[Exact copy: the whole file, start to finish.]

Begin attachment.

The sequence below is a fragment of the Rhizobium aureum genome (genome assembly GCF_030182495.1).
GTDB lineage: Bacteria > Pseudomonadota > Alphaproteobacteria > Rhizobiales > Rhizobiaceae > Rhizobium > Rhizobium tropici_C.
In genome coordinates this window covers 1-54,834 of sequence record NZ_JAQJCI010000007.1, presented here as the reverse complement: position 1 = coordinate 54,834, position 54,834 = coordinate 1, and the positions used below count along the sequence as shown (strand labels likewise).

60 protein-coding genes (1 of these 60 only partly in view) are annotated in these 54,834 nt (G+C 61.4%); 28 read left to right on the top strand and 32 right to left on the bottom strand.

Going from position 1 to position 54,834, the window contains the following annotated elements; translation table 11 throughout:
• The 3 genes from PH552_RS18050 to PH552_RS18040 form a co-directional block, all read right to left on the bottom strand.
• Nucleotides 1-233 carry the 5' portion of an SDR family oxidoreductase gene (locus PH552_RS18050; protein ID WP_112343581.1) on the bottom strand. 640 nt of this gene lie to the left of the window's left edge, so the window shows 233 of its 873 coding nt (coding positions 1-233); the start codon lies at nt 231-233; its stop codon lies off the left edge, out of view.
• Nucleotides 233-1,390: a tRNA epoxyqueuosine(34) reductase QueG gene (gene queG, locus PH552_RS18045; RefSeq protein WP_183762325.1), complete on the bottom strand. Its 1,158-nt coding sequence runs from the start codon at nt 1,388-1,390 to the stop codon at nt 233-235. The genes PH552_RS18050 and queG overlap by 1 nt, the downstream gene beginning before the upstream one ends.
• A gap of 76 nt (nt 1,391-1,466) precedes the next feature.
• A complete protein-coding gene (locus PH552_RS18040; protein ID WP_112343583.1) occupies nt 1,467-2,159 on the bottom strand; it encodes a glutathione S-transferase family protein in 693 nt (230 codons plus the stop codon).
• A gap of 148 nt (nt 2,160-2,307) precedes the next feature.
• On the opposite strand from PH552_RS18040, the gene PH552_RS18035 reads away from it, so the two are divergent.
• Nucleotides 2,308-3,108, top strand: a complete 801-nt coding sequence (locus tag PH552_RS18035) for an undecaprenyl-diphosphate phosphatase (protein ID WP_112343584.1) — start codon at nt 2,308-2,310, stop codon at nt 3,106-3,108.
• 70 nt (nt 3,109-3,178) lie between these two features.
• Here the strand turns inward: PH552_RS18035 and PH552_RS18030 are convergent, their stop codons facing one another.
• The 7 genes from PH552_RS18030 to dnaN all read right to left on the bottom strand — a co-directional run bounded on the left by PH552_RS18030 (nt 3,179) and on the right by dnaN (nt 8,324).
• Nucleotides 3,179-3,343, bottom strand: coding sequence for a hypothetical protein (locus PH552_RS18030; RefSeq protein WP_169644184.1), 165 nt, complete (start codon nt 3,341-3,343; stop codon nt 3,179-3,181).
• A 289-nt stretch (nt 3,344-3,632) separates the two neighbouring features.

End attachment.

The sequence below is a fragment of the Rhizobium aureum genome (genome assembly GCF_030182495.1).
GTDB lineage: Bacteria > Pseudomonadota > Alphaproteobacteria > Rhizobiales > Rhizobiaceae > Rhizobium > Rhizobium tropici_C.
In genome coordinates this window covers 1-54,834 of sequence record NZ_JAQJCI010000007.1, presented here as the reverse complement: position 1 = coordinate 54,834, position 54,834 = coordinate 1, and the positions used below count along the sequence as shown (strand labels likewise).

60 protein-coding genes (1 of these 60 only partly in view) are annotated in these 54,834 nt (G+C 61.4%); 28 read left to right on the top strand and 32 right to left on the bottom strand.

Going from position 1 to position 54,834, the window contains the following annotated elements; translation table 11 throughout:
• The 3 genes from PH552_RS18050 to PH552_RS18040 form a co-directional block, all read right to left on the bottom strand.
• Nucleotides 1-233 carry the 5' portion of an SDR family oxidoreductase gene (locus PH552_RS18050; protein ID WP_112343581.1) on the bottom strand. 640 nt of this gene lie to the left of the window's left edge, so the window shows 233 of its 873 coding nt (coding positions 1-233); the start codon lies at nt 231-233; its stop codon lies off the left edge, out of view.
• Nucleotides 233-1,390: a tRNA epoxyqueuosine(34) reductase QueG gene (gene queG, locus PH552_RS18045; RefSeq protein WP_183762325.1), complete on the bottom strand. Its 1,158-nt coding sequence runs from the start codon at nt 1,388-1,390 to the stop codon at nt 233-235. The genes PH552_RS18050 and queG overlap by 1 nt, the downstream gene beginning before the upstream one ends.
• A gap of 76 nt (nt 1,391-1,466) precedes the next feature.
• A complete protein-coding gene (locus PH552_RS18040; protein ID WP_112343583.1) occupies nt 1,467-2,159 on the bottom strand; it encodes a glutathione S-transferase family protein in 693 nt (230 codons plus the stop codon).
• A gap of 148 nt (nt 2,160-2,307) precedes the next feature.
• On the opposite strand from PH552_RS18040, the gene PH552_RS18035 reads away from it, so the two are divergent.
• Nucleotides 2,308-3,108, top strand: a complete 801-nt coding sequence (locus tag PH552_RS18035) for an undecaprenyl-diphosphate phosphatase (protein ID WP_112343584.1) — start codon at nt 2,308-2,310, stop codon at nt 3,106-3,108.
• 70 nt (nt 3,109-3,178) lie between these two features.
• Here the strand turns inward: PH552_RS18035 and PH552_RS18030 are convergent, their stop codons facing one another.
• The 7 genes from PH552_RS18030 to dnaN all read right to left on the bottom strand — a co-directional run bounded on the left by PH552_RS18030 (nt 3,179) and on the right by dnaN (nt 8,324).
• Nucleotides 3,179-3,343, bottom strand: coding sequence for a hypothetical protein (locus PH552_RS18030; RefSeq protein WP_169644184.1), 165 nt, complete (start codon nt 3,341-3,343; stop codon nt 3,179-3,181).
• A 289-nt stretch (nt 3,344-3,632) separates the two neighbouring features.